Wines of the month - Paul DeRose
Why should wine be stored lying down? Is a cellar or wine-refrigerator necessary for good storage? Are corks better stoppers than screwcaps? The answers to such storage-related questions lie in an understanding of the enemies of wine, namely heat, light, air and time.
Heat causes wine to age more quickly and less gracefully. An acceptable temperature range is 35 – 75 °F. Temperatures much higher can cause sudden death and freezing and thawing or rapid temperature swings can cause stoppers to leak and air to enter. Whatever you do, don’t store wine near a stove or furnace or in an attic. Light, similarly to heat, causes wine to deteriorate and spoil prematurely. Sparkling and red wines are more sensitive to light than still whites. Direct sunlight should particularly be avoided.
Air, or more specifically, the oxygen in air causes wine to oxidize and spoil. Wine bottles should be stored lying down to keep corks moist, so they don’t shrink and dry out, thereby letting in air. Cellars are the traditional storage area of choice because of their dampness, keeping corks moist, along with being dark and cool. Even though corks are the more traditional and romantic wine seal, their fragility makes them prone to failing, which is a strong argument for the use of screwcaps.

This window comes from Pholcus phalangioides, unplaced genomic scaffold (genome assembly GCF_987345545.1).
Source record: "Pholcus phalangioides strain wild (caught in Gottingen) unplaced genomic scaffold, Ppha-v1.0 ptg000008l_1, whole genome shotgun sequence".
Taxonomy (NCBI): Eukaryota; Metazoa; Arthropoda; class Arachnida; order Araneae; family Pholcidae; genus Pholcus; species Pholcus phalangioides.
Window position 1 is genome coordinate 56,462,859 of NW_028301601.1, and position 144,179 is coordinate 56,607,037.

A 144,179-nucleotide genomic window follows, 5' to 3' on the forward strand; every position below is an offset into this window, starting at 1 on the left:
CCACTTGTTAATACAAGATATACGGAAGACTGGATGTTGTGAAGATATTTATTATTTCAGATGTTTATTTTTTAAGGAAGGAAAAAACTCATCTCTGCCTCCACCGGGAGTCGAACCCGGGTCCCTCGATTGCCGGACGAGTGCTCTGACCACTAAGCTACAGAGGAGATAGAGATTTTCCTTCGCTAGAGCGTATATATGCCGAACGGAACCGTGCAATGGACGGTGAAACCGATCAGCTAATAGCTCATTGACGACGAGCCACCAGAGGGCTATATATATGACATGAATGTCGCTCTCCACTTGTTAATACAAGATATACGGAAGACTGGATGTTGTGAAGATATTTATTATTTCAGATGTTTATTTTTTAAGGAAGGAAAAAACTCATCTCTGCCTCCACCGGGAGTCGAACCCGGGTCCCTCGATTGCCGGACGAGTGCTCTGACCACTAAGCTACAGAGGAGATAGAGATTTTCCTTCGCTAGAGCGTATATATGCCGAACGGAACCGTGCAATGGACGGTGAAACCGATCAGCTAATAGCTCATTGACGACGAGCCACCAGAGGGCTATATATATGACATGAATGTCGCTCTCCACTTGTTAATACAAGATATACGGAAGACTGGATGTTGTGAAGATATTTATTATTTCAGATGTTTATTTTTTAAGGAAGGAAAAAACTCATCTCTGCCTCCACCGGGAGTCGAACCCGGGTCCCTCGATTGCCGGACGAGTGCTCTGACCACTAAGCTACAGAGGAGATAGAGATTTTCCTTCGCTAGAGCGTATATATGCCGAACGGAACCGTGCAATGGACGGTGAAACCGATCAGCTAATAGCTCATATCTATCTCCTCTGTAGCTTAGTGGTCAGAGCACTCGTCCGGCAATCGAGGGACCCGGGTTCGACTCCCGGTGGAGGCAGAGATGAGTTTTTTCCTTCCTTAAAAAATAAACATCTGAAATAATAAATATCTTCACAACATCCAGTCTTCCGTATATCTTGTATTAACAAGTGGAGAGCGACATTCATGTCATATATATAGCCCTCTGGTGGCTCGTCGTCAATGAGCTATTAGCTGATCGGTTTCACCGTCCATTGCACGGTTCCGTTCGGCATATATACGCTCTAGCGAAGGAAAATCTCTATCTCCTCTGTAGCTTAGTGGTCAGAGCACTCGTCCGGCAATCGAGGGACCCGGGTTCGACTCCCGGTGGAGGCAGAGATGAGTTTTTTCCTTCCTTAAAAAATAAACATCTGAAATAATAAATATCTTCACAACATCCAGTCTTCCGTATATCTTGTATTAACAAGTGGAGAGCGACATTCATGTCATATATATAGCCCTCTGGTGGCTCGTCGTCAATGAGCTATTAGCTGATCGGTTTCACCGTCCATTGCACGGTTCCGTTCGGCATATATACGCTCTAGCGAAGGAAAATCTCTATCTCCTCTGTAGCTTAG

Time, an enemy of wine? It is true that the most famous of wines are known for improving with age, when stored properly, but most wines are meant to be drunk upon release (typically 1 – 3 years after the vintage on the bottle), and all wines rot or turn to vinegar eventually, even under ideal conditions.
Most of us do not have access to the ideal wine cellar, a constant 55 °F with 50 % relative humidity, but if you look around your house, avoiding the enemies of wine, you can probably find an acceptable spot. The kitchen frig is in fact an excellent choice for short term storage (say six months or so), although vibrations, odors (two lesser enemies) and cork shrinkage can be detrimental here to long term storage. More recently, small wine refrigerators holding 20 - 30 bottles or so have become available for as little as a few hundred dollars.
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